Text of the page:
Photonic Therapies Mature; New Diagnostics Emerge
Kevin Robinson, Senior News Editor
Because it is photonic, the human eye was naturally one of the earliest places for photonics technology to intersect with medicine. Even today, photonics fills much of an ophthalmologist's tool kit. Light has treated a variety of eye-related maladies since before the invention of the laser, which improved many of the treatments and opened the door to many more. Several laser wavelengths help treat glaucoma, diabetic retinopathy, macular degeneration, retinal breaks and other eye disorders. In addition, laser procedures can correct vision problems such as near-sightedness by reshaping the cornea.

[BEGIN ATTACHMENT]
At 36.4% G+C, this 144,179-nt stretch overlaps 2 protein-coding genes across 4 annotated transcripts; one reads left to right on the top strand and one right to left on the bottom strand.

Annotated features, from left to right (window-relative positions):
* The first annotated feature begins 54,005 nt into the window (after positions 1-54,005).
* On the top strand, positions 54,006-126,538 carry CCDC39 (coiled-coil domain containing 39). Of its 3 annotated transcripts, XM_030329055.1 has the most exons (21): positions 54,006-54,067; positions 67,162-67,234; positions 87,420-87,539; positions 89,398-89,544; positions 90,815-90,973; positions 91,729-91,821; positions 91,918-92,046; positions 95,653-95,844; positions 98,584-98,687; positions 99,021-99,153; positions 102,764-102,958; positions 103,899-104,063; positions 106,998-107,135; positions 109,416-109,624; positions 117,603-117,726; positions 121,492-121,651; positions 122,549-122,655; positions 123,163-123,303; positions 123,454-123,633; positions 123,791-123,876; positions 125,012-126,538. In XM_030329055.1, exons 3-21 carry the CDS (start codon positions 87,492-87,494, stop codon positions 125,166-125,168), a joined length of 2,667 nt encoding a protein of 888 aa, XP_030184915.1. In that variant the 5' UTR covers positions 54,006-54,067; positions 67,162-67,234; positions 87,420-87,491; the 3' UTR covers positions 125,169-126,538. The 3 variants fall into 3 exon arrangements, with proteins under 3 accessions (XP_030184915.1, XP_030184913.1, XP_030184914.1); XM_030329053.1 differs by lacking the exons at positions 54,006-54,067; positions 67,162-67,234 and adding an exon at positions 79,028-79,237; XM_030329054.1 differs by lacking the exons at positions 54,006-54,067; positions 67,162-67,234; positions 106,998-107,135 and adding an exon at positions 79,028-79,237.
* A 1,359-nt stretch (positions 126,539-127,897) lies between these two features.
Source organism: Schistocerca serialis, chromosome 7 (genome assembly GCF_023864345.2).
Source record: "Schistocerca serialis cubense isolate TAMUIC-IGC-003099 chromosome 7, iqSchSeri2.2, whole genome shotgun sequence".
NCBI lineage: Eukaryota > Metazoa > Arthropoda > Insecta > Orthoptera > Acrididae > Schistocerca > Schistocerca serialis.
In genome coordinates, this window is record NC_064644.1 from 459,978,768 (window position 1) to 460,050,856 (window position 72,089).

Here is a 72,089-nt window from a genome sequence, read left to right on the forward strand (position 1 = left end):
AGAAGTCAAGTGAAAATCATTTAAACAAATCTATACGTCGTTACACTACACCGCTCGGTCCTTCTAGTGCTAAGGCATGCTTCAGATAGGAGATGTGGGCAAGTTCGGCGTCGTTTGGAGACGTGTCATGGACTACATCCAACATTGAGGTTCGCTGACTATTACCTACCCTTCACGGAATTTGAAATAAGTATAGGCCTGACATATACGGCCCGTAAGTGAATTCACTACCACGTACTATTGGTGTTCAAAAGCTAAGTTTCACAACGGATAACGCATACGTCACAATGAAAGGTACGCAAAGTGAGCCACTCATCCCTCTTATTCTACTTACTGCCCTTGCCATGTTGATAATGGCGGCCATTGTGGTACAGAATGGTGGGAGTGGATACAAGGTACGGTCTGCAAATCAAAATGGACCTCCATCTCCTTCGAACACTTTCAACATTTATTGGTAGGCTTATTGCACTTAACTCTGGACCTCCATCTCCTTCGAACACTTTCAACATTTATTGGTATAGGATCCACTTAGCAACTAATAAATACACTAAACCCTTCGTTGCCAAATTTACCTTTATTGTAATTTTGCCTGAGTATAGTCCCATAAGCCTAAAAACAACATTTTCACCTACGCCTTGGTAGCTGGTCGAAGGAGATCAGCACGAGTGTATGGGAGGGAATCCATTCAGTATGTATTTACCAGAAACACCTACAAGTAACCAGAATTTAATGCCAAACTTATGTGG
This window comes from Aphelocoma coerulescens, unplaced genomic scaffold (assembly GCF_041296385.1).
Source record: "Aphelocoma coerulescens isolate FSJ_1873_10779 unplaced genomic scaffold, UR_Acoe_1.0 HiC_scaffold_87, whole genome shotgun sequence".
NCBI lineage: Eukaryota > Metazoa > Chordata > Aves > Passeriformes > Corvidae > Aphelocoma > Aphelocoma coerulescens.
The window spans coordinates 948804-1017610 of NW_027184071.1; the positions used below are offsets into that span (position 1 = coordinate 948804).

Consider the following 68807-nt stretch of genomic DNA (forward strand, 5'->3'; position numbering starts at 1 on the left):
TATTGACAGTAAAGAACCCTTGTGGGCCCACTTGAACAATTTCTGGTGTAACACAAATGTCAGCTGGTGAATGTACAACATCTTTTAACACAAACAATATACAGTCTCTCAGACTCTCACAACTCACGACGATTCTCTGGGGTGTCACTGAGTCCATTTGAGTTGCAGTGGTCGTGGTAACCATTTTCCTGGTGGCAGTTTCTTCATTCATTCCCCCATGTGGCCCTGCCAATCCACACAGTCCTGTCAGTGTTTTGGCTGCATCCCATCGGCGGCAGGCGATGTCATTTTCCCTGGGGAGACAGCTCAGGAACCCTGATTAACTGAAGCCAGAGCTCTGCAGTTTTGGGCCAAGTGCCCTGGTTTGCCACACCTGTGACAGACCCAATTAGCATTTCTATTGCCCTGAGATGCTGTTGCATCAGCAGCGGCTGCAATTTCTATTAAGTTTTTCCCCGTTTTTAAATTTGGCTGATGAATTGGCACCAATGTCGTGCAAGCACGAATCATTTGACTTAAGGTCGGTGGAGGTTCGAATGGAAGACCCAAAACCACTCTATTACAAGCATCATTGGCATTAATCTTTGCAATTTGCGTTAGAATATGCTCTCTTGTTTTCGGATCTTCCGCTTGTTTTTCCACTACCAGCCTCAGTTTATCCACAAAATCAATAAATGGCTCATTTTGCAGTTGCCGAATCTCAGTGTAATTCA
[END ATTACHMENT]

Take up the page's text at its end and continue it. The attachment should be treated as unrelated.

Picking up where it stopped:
The market for ophthalmic lasers is stable. Researchers and commercial manufacturers are creating new devices, and debate continues about the appropriate wavelengths for particular applications. But sales in this area tend to be repeat business or upgrades of older laser systems.
As the market for ophthalmic laser treatments matures, clinicians say that it is time for researchers and manufacturers to turn their attention to improving diagnostic capabilities. Although some expressed reservations about the affect of managed care on reimbursement for new tests, the need for breakthroughs in clinical diagnostics remains a relatively untapped area for photonic research and development.